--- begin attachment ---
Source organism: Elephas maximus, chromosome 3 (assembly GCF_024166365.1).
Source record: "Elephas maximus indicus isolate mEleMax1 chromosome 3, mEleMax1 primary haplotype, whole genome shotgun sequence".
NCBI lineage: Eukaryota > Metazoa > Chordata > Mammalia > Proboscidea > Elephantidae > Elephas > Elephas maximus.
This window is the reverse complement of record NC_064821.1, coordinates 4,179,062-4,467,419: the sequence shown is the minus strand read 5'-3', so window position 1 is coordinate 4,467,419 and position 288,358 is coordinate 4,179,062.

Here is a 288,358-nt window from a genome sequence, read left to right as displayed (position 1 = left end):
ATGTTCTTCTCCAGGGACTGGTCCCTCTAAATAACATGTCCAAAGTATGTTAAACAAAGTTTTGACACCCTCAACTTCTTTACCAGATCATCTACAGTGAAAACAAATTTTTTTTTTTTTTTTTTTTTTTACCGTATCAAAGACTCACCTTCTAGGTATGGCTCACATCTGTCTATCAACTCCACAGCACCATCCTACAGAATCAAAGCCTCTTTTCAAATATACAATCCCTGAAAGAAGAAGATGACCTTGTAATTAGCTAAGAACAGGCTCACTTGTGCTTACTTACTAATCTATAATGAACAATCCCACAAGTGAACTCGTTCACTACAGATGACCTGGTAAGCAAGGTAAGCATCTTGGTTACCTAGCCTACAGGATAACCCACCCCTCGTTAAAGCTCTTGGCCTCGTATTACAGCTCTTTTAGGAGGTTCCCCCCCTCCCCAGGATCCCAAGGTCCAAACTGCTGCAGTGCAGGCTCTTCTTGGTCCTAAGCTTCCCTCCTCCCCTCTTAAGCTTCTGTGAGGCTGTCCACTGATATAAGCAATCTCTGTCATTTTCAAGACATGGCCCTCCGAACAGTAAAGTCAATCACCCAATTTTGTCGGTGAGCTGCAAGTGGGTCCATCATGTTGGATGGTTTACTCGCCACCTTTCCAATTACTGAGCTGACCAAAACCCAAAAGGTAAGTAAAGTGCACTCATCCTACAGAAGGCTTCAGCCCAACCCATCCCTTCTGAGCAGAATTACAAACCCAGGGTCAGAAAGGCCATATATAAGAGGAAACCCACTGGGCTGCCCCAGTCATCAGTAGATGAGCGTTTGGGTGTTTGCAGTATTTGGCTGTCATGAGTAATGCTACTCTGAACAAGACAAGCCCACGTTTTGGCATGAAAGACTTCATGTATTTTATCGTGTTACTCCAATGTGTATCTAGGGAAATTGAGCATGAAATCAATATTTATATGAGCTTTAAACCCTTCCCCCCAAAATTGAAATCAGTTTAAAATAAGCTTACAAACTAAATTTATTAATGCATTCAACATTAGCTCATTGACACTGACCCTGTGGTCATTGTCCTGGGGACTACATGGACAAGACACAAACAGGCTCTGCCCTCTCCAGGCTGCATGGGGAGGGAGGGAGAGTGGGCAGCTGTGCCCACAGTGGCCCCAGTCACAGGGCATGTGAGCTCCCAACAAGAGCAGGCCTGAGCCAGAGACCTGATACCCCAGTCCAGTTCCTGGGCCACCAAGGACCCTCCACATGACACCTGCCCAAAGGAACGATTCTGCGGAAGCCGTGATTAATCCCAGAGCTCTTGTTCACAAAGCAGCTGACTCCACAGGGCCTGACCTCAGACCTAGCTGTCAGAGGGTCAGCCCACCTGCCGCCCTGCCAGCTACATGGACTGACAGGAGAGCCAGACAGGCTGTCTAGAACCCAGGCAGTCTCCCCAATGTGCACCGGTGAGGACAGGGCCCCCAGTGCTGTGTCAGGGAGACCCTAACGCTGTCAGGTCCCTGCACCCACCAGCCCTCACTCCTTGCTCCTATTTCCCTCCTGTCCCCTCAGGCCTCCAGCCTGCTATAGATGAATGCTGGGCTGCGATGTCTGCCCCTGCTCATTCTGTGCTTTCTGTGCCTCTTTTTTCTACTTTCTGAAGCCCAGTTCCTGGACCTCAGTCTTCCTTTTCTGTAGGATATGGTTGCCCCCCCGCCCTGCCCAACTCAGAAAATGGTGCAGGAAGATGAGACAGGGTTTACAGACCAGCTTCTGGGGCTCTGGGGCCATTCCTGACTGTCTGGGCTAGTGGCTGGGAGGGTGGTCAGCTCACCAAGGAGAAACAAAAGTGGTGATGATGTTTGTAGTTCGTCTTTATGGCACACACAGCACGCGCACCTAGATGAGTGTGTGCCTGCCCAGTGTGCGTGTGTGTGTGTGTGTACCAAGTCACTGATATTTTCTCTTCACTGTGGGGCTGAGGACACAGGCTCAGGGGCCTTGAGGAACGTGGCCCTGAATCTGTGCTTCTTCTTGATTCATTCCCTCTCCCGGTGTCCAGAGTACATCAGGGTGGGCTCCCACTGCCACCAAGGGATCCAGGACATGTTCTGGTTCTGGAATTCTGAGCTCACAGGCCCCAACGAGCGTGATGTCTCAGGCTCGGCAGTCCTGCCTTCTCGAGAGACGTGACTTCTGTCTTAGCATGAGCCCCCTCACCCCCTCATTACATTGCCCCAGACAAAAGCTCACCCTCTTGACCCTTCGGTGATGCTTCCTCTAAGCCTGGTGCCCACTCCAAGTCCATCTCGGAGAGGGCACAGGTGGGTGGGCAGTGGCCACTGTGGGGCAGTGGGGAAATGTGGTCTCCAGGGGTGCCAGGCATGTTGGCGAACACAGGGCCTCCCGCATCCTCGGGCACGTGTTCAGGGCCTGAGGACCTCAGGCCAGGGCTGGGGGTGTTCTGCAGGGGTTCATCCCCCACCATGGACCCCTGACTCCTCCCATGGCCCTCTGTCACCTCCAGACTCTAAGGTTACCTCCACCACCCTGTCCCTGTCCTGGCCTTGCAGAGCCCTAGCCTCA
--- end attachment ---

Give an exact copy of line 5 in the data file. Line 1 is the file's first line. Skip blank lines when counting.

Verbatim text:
Here is a 288,358-nt window from a genome sequence, read left to right as displayed (position 1 = left end):